I will only admit to this once & since I’m posting this on the Internet, I guess that makes it a permanent statement. I finally got around to reading Marie Kondo’s book The Life-Changing Magic of Tidying Up in all it’s weird, quasi-New-Age-y, yet surprisingly practical glory. (I hate admitting to reading popular stuff; it’s a bad snobby habit from working at Borders.) And I’ve also been using some of the suggestions to a degree, organizing & disposing of whatever doesn’t “spark joy.” (I cringe at typing that out loud.) But methodically facing down each item in every single drawer can be an interesting exercise in not only housekeeping, but memory. Which brings me to what I’d left in the very bottom drawer of my bureau, hidden under workout clothes & long heavy scarves: the abandoned sexy clothes of my 20s.
Three pairs of black pleather pants: two which have laces in the fly instead of zippers. One pair of slinky snakeskin-patterned pants. One blue corset. Not pictured: one black corset & one blue scarf with silver coins. I could only handle so much nostalgia-cringe in one picture. But I wasn’t alone as I rifled through the drawer with memories flooding back to me. My husband watched from the floor as I pulled out each item, exclaiming, “Where did you get those? I don’t think I’ve ever seen you wear them.” I kept the answer brief: they were for going out, not for work or casual dates.
I didn’t admit that I’d bought them with a bunch of other clothes that I’d long since gotten rid of: the cobalt blue tee with black side laces & a silver studded black star, another black tee with silver stars across the chest and bondage straps from shoulder to hem, a long sleeved black shirt with a crooked silver star, the ankle-length vinyl coat that buttoned under my breasts & flared from my waist. These were my Richmond uniforms; the vestments for my imagined Goth heaven. I wore the black pleather with an ankh braided in the laces as I prowled Hollywood Cemetery, taking pictures on a rainy day. I wore these clothes when I went clubbing on my 21st birthday in the Bottom. I wore them when I went on hours-long drives through the counties surrounding my hometown, playing Nine Inch Nails at a deafening level & sobbing over the steering wheel because I didn’t want to go home. I wore them while I wrote poetry on Edgar Allan Poe’s birthday in a cafe because I wanted so very badly to be sexy & creative & a living dead girl & the green light of sickly hope in a pale boy’s fever dream.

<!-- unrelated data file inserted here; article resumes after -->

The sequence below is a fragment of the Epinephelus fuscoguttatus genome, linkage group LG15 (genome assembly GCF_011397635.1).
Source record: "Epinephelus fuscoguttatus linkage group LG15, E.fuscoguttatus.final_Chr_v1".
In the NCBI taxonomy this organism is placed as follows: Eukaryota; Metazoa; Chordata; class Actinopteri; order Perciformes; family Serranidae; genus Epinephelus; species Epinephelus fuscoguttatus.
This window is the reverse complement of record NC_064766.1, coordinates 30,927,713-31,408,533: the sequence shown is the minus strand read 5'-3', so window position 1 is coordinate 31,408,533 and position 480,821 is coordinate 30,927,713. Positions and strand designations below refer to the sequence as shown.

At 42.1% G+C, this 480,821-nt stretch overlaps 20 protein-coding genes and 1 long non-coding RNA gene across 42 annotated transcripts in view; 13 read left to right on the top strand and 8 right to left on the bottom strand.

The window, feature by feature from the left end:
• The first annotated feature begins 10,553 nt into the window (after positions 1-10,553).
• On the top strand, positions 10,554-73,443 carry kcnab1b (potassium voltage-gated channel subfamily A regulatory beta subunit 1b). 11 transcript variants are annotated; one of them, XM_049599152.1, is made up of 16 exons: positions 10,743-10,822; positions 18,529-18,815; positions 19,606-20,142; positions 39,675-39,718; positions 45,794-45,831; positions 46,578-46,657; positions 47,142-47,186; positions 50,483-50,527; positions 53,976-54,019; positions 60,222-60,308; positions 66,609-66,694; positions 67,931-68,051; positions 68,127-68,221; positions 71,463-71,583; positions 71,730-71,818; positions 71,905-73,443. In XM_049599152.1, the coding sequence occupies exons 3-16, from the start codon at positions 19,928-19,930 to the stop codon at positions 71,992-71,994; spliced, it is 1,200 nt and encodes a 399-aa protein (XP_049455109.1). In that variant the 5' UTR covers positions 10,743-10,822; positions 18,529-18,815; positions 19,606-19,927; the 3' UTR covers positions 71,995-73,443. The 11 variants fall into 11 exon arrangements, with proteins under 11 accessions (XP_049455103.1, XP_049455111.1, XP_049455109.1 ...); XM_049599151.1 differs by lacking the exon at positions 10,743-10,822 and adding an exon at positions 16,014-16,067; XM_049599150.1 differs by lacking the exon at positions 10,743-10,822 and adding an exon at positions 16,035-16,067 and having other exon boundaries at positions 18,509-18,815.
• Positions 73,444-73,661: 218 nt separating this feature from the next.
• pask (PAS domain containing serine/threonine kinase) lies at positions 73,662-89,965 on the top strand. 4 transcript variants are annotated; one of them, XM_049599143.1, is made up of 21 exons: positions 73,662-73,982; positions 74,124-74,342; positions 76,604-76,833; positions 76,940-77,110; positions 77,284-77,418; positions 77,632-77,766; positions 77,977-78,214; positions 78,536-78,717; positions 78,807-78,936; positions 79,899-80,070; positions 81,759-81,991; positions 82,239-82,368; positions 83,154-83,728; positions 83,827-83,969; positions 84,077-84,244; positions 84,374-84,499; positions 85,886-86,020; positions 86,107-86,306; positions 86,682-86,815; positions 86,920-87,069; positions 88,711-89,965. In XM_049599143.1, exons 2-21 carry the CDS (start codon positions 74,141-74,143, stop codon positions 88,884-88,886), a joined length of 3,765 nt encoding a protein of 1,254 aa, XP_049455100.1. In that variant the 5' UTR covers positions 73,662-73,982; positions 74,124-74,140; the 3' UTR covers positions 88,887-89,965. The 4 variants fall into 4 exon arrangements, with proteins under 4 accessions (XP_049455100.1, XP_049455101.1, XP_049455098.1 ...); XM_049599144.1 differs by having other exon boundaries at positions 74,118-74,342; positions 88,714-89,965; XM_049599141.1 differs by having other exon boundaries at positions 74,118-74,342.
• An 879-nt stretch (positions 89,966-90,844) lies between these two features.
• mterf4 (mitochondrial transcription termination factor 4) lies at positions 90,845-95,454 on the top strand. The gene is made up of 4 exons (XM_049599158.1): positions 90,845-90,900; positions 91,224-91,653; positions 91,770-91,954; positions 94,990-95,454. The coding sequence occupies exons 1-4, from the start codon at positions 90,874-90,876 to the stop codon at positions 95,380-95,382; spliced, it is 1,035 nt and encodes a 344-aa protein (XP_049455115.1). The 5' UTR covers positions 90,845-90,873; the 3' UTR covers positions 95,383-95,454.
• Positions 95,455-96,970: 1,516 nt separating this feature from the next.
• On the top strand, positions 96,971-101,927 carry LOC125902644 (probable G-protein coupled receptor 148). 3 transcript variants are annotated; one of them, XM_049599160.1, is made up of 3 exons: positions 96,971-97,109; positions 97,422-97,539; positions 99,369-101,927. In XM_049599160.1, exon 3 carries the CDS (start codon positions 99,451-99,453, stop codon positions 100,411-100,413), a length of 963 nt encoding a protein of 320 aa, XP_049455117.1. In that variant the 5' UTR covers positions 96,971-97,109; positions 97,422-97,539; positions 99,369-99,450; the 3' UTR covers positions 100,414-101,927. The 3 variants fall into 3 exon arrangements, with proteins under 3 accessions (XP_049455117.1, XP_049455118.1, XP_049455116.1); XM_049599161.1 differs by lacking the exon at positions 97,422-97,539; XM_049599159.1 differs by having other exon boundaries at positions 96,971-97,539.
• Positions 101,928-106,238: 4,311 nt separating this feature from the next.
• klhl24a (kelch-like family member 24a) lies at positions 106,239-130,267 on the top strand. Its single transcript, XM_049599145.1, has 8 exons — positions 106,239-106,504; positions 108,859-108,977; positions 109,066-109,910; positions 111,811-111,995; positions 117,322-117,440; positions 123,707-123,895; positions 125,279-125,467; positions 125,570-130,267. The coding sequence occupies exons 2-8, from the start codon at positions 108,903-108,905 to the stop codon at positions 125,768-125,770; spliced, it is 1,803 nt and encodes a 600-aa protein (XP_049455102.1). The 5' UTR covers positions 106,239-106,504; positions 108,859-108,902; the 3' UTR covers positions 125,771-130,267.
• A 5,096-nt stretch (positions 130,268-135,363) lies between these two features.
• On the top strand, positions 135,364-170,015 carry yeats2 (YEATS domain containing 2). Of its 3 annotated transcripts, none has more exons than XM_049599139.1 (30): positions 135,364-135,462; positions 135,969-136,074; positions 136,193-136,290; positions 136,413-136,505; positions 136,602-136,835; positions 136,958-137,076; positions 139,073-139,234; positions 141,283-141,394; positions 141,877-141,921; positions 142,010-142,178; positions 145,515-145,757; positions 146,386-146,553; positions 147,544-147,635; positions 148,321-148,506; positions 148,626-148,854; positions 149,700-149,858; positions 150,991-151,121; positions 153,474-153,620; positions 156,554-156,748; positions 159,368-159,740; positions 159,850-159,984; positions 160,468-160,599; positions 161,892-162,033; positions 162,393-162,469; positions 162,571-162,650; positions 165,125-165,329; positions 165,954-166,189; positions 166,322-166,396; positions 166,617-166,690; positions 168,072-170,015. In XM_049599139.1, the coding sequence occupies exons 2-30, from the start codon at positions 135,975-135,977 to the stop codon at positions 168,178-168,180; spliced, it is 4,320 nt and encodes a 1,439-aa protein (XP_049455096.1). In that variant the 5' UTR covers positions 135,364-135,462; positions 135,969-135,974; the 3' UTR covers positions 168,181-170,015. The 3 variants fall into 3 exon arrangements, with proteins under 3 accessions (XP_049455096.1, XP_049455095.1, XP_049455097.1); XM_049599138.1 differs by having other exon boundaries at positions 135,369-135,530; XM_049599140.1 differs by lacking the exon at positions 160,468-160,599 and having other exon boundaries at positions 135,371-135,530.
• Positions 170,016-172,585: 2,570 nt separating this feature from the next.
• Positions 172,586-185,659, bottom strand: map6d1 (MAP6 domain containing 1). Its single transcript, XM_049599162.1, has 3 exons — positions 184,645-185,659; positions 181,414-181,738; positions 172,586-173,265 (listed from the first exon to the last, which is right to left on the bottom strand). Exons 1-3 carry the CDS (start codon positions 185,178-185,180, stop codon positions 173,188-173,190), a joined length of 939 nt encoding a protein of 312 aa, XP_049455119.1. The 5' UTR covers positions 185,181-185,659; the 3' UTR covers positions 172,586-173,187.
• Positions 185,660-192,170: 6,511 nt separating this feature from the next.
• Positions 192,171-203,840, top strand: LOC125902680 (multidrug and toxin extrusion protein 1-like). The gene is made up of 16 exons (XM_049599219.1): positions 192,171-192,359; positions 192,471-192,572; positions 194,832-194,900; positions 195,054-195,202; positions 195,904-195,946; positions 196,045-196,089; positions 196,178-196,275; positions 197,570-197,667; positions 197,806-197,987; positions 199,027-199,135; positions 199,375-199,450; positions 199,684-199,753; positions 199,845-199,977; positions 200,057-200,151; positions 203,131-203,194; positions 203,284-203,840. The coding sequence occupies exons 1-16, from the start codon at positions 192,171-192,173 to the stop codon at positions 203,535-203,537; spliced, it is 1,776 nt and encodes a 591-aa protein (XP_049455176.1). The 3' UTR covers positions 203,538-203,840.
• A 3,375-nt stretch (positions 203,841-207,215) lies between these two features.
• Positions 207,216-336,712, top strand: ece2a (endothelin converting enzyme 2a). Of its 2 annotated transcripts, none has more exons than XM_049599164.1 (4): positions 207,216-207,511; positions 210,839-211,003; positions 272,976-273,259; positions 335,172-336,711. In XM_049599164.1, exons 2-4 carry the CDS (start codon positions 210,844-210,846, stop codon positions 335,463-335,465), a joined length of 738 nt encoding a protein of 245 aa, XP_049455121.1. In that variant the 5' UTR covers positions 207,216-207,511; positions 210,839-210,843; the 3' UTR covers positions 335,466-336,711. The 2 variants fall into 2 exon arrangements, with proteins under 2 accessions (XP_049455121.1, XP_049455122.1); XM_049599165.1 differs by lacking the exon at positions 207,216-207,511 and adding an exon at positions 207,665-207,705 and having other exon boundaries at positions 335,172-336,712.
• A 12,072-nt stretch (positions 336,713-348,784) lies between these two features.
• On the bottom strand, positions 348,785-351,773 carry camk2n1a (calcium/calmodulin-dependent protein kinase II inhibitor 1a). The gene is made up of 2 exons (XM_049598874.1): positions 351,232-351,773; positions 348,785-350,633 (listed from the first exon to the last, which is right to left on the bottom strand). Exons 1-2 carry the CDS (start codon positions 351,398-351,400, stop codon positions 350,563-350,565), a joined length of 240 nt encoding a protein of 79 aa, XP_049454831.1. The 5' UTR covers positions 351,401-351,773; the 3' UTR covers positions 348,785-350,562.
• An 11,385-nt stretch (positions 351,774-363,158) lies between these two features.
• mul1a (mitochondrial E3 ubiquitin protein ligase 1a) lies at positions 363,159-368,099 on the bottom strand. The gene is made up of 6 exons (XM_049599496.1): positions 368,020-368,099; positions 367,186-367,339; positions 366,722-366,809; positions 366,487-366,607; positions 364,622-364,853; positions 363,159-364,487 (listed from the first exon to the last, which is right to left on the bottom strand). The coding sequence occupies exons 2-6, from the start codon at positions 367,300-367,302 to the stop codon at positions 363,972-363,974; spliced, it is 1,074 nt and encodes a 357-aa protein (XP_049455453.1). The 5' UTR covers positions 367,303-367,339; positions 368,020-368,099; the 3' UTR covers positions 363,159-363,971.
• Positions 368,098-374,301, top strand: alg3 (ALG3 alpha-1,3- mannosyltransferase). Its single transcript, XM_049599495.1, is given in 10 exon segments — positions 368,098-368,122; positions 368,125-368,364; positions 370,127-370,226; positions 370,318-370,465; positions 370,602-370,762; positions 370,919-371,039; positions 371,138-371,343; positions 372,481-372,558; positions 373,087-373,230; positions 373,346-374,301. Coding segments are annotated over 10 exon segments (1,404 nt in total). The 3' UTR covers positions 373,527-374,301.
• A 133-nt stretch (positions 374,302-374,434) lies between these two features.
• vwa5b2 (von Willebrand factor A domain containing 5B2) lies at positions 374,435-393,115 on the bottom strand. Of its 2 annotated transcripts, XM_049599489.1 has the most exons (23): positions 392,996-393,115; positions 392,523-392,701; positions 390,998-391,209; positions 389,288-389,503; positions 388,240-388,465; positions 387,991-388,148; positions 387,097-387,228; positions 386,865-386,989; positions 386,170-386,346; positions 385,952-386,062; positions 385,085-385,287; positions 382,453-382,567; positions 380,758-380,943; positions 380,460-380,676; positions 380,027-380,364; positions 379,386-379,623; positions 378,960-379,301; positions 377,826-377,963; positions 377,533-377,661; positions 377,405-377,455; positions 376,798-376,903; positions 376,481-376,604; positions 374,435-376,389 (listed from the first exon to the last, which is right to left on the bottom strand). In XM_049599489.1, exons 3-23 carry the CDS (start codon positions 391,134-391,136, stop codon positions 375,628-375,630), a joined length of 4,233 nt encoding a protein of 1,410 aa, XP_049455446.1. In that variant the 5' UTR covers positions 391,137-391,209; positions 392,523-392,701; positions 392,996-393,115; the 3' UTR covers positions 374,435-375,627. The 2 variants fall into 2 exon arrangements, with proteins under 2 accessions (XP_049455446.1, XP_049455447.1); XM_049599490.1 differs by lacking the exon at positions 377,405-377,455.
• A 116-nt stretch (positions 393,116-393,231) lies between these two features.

I wanted, in short, to be none more Goth. Oh my stars.
All of these memories returned to me as I unsuccessfully tried on each item–a definitive reminder that no, they no longer fit. So much longing & seeking wrapped up in these clothes. I had worn them like armor as I had desperately searched, the way only the young search, for something or someone similar. And I can’t recall a single specific moment when I decided to put them away, bury them like secret love letters beneath my warmest, most favorite green scarf. Possibly sometime before I got serious with my then-boyfriend-now-husband? Did I surrender that persona slowly, caving to the pressure to grow up & get my shit together? Or did it stop fitting when I stopped looking outside of myself for answers & started taking care of myself? The answers are perhaps best pondered on my own.
But, there was one thing I was sure of: some of these abandoned sexy clothes no longer held a place my heart. I gently folded up the 4 pairs of pants & put them in the bag designated for Goodwill. “I don’t know if a lot of people are wearing black pleather anymore,” my husband snarked. “Yeah, I know,” I said, “But they don’t belong here.” And off they went the next day. I hope they might fuel the dreams of another young Goth looking for answers in the world.